“Some people like to work in more quiet environments whereas others miss that face-to-face collaboration,” Malakooti adds. “I think what employers need to be looking at now is designing their workplaces to support a combination of those things. So you have quiet places in the office where people can sit and focus; or there are other areas which are collaboration areas where people can get together as teams as discuss ideas, whiteboard opportunity ideas and so forth.”
This also means making sure the shared experience extends to hybrid meetings, where programs like Microsoft Teams Rooms are optimised for hybrid collaboration.
“As people start coming back into the office some days a week, there’s still going to be members of your teams that will be working remotely,” Malakooti says. “So having that consistent experience of being in the office or being at home for larger team, project or customer meetings, is absolutely critical. That’s where technology really has to be at the forefront of that.”
“It’s our role to help facilitate our customers giving that to their staff through the technology – through the devices and the access, through Teams collaboration, through Windows 11 devices powered by Intel vPro®.”
4. Let’s talk hours… but not for hours
Digital exhaustion is real. Based on analysis of collaboration activity of Microsoft 365 tools over the past two years, the average Teams user is spending 252 per cent more time in meetings weekly than in February 2020. We’re also spending more time on after-hours work and our workdays are getting longer.
“There’s more quick informal conversations that would’ve normally happened in the office, that have now switched to meetings,” Malakooti observes. “There’s a level of etiquette required to ensure that meetings are scheduled for the right reasons. So, make it a bit of team practice to ask ‘can we make this an email or chat instead of a full meeting?’ Can you look for opportunities to divide meetings between team members? Can you have meeting invites where certain people are required and certain people are optional?”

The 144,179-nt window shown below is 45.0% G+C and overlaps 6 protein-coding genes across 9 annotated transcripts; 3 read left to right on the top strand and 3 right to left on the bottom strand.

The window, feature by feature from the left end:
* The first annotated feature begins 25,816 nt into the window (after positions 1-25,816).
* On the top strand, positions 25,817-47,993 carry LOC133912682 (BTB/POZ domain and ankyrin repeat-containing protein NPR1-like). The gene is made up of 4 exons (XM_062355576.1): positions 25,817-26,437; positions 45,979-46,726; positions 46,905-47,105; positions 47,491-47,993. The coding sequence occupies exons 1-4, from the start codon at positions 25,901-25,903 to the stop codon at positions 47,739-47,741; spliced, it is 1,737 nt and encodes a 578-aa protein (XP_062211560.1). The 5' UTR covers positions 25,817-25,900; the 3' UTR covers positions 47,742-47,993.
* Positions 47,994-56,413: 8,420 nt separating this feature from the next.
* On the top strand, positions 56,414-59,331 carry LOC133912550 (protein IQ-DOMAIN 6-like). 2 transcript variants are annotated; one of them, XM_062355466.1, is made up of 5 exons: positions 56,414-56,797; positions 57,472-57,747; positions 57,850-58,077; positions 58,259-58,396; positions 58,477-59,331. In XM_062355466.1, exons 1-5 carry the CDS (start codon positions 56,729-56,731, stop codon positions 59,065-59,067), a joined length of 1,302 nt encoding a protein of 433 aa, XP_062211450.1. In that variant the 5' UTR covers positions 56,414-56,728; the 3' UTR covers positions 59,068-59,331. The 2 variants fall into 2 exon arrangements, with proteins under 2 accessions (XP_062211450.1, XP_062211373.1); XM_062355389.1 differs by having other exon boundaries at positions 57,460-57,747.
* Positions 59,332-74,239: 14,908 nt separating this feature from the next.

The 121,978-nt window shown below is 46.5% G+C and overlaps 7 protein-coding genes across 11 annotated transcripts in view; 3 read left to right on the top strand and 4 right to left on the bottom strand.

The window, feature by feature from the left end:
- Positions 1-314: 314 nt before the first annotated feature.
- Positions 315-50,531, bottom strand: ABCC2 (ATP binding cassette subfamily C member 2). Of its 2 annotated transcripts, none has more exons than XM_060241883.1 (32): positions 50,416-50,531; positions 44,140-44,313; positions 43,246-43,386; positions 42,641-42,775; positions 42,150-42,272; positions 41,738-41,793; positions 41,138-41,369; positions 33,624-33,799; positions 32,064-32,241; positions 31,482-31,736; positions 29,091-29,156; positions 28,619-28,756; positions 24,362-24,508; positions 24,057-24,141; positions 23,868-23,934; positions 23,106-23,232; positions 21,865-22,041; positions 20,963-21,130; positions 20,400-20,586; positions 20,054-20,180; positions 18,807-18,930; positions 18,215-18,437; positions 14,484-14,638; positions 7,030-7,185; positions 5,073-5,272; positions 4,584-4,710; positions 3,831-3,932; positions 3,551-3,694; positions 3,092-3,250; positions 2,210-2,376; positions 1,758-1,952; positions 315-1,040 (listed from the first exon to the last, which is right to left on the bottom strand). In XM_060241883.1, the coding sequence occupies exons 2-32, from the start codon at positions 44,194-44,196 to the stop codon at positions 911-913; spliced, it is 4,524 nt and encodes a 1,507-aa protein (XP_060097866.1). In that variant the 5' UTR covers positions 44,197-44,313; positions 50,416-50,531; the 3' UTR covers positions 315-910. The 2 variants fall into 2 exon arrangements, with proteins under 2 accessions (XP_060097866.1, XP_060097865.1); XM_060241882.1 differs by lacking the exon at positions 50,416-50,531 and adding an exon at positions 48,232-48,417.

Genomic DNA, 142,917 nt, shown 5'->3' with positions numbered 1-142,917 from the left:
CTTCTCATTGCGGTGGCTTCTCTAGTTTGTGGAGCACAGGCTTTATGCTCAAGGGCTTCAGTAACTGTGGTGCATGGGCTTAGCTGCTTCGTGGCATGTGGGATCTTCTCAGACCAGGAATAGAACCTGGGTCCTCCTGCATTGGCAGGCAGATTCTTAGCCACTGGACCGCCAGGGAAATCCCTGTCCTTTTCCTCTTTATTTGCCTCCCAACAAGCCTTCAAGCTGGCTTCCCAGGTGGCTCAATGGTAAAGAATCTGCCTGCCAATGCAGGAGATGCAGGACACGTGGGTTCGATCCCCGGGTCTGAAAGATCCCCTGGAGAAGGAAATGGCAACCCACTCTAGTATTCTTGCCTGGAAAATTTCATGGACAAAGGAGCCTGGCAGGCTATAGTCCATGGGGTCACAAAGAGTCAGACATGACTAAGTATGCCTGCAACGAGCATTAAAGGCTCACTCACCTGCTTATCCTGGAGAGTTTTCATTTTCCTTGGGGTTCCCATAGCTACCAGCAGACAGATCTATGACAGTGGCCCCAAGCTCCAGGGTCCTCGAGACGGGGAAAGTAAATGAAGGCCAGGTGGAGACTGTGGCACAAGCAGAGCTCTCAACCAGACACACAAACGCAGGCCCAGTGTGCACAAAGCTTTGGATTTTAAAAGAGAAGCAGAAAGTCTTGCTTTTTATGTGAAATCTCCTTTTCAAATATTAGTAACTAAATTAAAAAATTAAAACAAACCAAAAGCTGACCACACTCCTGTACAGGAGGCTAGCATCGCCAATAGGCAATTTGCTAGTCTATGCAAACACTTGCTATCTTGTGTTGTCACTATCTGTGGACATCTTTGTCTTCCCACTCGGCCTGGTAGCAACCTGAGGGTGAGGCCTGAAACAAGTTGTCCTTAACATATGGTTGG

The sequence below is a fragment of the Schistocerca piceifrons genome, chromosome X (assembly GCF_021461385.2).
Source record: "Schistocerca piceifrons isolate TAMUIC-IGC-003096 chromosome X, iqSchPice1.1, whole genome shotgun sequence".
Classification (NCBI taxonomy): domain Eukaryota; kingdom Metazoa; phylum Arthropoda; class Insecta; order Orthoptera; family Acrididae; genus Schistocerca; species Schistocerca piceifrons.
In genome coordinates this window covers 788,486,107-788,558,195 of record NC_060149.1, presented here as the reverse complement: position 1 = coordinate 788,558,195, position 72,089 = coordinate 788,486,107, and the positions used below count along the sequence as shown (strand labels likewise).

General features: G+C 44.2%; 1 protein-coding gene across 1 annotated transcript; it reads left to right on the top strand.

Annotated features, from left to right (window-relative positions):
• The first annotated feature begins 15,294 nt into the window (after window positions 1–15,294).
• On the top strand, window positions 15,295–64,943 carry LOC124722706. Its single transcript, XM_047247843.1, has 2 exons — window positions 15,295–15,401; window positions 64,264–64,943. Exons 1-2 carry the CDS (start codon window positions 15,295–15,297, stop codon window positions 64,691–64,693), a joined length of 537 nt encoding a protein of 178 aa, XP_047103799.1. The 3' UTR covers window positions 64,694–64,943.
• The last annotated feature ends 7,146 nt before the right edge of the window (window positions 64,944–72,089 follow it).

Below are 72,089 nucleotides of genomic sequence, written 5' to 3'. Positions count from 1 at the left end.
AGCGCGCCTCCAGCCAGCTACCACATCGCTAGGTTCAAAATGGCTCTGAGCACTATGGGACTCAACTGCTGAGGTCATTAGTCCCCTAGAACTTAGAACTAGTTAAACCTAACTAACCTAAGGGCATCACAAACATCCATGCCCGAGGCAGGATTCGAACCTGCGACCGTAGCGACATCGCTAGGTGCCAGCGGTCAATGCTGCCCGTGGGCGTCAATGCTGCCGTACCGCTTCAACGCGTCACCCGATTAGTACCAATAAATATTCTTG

Fun fact: meetings are now starting later on Mondays and finishing earlier on Fridays. While 9am to 11am are still the busiest times for meetings, the 2pm to 3pm slot is on the rise. Take note!
5. Rebuilding social capital
One of the consequences of the pandemic was the siloing of teams. Now, a positive hybrid workplace experience is one that recognises how social capital needs to be rebuilt between teams.
According to the report, hybrid employees feel more connected to their direct teams than those who are fully remote. However, both hybrid and remote workers cite a lack of connection to their wider teams. This can prove challenging for new employees, but also for workplace friendships in general.
As such, business leaders need to take an active role in making sure hybrid and full-time remote employees foster social relationships at work – whether that involves informal virtual coffee catch-ups or cross-team experiences.
“It’s really about making sure that sense of connection with the organisation and with the broader team is still there,” Malakooti adds.
It’s important to remember that hybrid work is still a work in progress. It takes trial and error. It takes consultation between teams, managers and leaders. And finally, it takes redefining how we use modern technology to collaborate productively – and most of all, happily.
For more, read the full 2022 Work Trend Index: Annual Report here.
Want to know how to improve your hybrid workplace with Windows 11 modern devices powered by the Intel vPro platform? Find out more here.
This article is brought to you by Kochie’s Business Builders in partnership with Microsoft.
Feature image: AdobeStock